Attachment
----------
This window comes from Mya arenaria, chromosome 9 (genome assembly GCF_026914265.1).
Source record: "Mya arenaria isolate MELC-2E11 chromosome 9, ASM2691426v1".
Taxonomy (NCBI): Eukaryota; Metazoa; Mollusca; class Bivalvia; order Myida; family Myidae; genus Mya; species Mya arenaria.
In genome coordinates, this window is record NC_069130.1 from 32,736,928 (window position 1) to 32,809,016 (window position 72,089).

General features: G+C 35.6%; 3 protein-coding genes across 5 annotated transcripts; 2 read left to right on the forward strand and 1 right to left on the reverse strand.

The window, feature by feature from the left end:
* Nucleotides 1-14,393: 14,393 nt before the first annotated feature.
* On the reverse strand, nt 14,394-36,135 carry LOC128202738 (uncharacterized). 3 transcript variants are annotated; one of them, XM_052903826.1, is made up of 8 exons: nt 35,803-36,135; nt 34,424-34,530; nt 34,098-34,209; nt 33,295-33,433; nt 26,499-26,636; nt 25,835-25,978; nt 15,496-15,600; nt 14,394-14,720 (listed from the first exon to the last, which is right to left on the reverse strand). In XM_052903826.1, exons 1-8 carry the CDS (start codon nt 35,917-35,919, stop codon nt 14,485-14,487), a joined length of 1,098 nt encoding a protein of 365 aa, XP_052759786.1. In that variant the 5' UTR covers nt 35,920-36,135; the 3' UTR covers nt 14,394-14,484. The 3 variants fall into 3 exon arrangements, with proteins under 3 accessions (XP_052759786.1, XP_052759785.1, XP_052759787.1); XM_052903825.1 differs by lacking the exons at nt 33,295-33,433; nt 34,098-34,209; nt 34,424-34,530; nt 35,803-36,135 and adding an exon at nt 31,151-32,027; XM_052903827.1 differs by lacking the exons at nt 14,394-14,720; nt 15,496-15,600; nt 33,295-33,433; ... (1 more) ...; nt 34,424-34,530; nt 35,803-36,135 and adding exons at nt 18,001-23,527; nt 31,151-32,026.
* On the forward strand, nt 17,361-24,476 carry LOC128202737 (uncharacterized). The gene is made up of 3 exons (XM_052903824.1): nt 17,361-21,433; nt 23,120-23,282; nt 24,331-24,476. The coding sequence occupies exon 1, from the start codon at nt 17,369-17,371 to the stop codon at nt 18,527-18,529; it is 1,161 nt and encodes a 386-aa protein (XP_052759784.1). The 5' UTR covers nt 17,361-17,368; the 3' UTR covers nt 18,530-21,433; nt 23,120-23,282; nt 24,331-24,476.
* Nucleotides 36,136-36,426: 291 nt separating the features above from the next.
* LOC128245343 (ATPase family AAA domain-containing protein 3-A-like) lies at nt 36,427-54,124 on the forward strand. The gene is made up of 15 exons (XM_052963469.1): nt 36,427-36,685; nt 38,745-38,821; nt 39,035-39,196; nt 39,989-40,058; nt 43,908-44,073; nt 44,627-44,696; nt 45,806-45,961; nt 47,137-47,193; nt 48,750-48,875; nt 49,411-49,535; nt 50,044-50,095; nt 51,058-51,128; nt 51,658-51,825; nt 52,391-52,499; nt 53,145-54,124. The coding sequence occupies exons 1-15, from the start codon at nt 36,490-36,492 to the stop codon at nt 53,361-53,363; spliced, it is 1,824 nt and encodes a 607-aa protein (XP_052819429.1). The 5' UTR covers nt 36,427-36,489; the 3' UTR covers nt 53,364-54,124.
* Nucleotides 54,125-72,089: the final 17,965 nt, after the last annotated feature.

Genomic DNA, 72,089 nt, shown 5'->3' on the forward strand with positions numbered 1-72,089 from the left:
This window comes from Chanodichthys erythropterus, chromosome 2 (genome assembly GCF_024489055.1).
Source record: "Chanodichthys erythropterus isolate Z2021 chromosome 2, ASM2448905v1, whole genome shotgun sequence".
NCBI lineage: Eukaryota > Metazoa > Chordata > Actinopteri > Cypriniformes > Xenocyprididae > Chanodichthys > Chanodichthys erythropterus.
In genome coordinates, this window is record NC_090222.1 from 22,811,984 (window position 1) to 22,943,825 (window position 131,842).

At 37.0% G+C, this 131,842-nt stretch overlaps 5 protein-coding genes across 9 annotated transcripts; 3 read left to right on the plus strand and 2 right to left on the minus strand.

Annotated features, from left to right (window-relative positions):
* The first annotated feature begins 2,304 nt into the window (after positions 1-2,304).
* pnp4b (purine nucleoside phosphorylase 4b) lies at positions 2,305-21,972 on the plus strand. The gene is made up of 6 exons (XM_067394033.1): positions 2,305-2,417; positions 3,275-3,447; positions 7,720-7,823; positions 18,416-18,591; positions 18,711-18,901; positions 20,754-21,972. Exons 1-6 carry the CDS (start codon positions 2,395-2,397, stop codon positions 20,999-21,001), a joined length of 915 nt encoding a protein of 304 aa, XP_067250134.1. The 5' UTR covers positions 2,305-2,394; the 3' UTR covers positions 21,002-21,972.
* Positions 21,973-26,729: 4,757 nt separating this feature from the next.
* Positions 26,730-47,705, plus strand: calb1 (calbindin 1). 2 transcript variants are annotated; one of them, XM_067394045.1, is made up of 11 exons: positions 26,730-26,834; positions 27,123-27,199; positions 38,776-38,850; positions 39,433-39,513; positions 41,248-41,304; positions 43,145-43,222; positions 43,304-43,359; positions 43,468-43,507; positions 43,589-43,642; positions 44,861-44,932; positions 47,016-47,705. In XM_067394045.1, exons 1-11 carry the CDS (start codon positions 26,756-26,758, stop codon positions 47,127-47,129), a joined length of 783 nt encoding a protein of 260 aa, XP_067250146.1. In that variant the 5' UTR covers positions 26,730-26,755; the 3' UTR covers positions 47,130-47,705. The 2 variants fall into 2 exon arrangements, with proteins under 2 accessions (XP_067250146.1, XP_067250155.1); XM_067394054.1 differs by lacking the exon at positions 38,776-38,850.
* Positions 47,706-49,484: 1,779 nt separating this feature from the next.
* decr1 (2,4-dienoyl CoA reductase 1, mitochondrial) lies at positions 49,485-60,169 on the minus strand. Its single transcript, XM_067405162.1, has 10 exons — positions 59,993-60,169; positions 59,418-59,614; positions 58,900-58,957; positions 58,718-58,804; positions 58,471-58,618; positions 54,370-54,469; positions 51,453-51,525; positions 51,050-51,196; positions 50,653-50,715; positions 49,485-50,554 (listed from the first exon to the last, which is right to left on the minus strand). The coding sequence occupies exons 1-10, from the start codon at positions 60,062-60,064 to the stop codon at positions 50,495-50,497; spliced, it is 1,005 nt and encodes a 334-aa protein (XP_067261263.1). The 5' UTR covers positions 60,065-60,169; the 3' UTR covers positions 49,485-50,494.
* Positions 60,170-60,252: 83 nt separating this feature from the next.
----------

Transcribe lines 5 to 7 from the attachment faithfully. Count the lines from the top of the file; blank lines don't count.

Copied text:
General features: G+C 35.6%; 3 protein-coding genes across 5 annotated transcripts; 2 read left to right on the forward strand and 1 right to left on the reverse strand.

The window, feature by feature from the left end:
* Nucleotides 1-14,393: 14,393 nt before the first annotated feature.